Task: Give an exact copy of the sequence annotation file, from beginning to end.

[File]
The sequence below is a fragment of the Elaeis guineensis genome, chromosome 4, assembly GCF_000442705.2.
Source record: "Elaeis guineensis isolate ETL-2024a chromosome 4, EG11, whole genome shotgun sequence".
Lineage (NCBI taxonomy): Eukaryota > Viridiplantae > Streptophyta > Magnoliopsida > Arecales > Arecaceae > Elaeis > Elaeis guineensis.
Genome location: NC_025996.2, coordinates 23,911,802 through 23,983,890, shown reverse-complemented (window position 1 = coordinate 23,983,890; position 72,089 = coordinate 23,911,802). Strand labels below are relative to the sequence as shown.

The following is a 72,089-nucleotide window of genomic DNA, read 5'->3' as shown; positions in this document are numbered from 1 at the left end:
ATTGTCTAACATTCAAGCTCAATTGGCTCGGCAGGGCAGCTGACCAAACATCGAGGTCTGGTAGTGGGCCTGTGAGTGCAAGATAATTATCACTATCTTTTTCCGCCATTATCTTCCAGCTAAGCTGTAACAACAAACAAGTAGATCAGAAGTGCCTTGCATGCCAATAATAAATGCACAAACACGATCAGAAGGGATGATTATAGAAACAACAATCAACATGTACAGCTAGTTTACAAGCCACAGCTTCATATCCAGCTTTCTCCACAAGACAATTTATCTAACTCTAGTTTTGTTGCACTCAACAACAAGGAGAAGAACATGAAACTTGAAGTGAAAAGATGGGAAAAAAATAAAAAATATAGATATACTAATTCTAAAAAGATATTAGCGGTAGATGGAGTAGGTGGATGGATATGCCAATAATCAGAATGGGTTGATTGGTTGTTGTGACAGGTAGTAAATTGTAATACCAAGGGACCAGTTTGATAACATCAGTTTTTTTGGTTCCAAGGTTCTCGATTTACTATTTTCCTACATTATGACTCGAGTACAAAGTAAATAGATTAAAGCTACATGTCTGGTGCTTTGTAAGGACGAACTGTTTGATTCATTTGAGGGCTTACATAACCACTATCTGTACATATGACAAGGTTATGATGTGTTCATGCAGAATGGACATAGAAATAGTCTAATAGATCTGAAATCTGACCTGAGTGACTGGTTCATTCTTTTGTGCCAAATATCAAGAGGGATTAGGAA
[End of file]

The sequence below is a fragment of the Elaeis guineensis genome, chromosome 4, assembly GCF_000442705.2.
Source record: "Elaeis guineensis isolate ETL-2024a chromosome 4, EG11, whole genome shotgun sequence".
Lineage (NCBI taxonomy): Eukaryota > Viridiplantae > Streptophyta > Magnoliopsida > Arecales > Arecaceae > Elaeis > Elaeis guineensis.
Genome location: NC_025996.2, coordinates 23,911,802 through 23,983,890, shown reverse-complemented (window position 1 = coordinate 23,983,890; position 72,089 = coordinate 23,911,802). Strand labels below are relative to the sequence as shown.

The following is a 72,089-nucleotide window of genomic DNA, read 5'->3' as shown; positions in this document are numbered from 1 at the left end:
ATTGTCTAACATTCAAGCTCAATTGGCTCGGCAGGGCAGCTGACCAAACATCGAGGTCTGGTAGTGGGCCTGTGAGTGCAAGATAATTATCACTATCTTTTTCCGCCATTATCTTCCAGCTAAGCTGTAACAACAAACAAGTAGATCAGAAGTGCCTTGCATGCCAATAATAAATGCACAAACACGATCAGAAGGGATGATTATAGAAACAACAATCAACATGTACAGCTAGTTTACAAGCCACAGCTTCATATCCAGCTTTCTCCACAAGACAATTTATCTAACTCTAGTTTTGTTGCACTCAACAACAAGGAGAAGAACATGAAACTTGAAGTGAAAAGATGGGAAAAAAATAAAAAATATAGATATACTAATTCTAAAAAGATATTAGCGGTAGATGGAGTAGGTGGATGGATATGCCAATAATCAGAATGGGTTGATTGGTTGTTGTGACAGGTAGTAAATTGTAATACCAAGGGACCAGTTTGATAACATCAGTTTTTTTGGTTCCAAGGTTCTCGATTTACTATTTTCCTACATTATGACTCGAGTACAAAGTAAATAGATTAAAGCTACATGTCTGGTGCTTTGTAAGGACGAACTGTTTGATTCATTTGAGGGCTTACATAACCACTATCTGTACATATGACAAGGTTATGATGTGTTCATGCAGAATGGACATAGAAATAGTCTAATAGATCTGAAATCTGACCTGAGTGACTGGTTCATTCTTTTGTGCCAAATATCAAGAGGGATTAGGAA